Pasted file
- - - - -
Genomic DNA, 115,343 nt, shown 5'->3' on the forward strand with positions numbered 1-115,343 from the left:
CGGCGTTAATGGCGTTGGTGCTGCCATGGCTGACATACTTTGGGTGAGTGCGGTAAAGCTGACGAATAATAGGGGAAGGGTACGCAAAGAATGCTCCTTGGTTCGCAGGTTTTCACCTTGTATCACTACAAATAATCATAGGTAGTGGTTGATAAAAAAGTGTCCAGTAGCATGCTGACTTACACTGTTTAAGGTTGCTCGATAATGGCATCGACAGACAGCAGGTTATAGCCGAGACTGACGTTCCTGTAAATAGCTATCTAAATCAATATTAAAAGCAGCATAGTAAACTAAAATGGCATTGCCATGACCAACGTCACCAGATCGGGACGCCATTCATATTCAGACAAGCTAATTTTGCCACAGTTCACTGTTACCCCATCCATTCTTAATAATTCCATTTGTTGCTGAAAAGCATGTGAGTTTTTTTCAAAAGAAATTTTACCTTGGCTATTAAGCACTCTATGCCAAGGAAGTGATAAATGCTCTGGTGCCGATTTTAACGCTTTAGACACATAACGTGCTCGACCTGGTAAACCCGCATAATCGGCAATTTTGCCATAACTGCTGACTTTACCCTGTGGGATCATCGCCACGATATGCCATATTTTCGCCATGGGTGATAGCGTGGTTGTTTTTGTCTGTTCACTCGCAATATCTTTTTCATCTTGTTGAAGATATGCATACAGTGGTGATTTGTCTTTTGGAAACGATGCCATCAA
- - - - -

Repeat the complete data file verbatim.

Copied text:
Genomic DNA, 115,343 nt, shown 5'->3' on the forward strand with positions numbered 1-115,343 from the left:
CGGCGTTAATGGCGTTGGTGCTGCCATGGCTGACATACTTTGGGTGAGTGCGGTAAAGCTGACGAATAATAGGGGAAGGGTACGCAAAGAATGCTCCTTGGTTCGCAGGTTTTCACCTTGTATCACTACAAATAATCATAGGTAGTGGTTGATAAAAAAGTGTCCAGTAGCATGCTGACTTACACTGTTTAAGGTTGCTCGATAATGGCATCGACAGACAGCAGGTTATAGCCGAGACTGACGTTCCTGTAAATAGCTATCTAAATCAATATTAAAAGCAGCATAGTAAACTAAAATGGCATTGCCATGACCAACGTCACCAGATCGGGACGCCATTCATATTCAGACAAGCTAATTTTGCCACAGTTCACTGTTACCCCATCCATTCTTAATAATTCCATTTGTTGCTGAAAAGCATGTGAGTTTTTTTCAAAAGAAATTTTACCTTGGCTATTAAGCACTCTATGCCAAGGAAGTGATAAATGCTCTGGTGCCGATTTTAACGCTTTAGACACATAACGTGCTCGACCTGGTAAACCCGCATAATCGGCAATTTTGCCATAACTGCTGACTTTACCCTGTGGGATCATCGCCACGATATGCCATATTTTCGCCATGGGTGATAGCGTGGTTGTTTTTGTCTGTTCACTCGCAATATCTTTTTCATCTTGTTGAAGATATGCATACAGTGGTGATTTGTCTTTTGGAAACGATGCCATCAA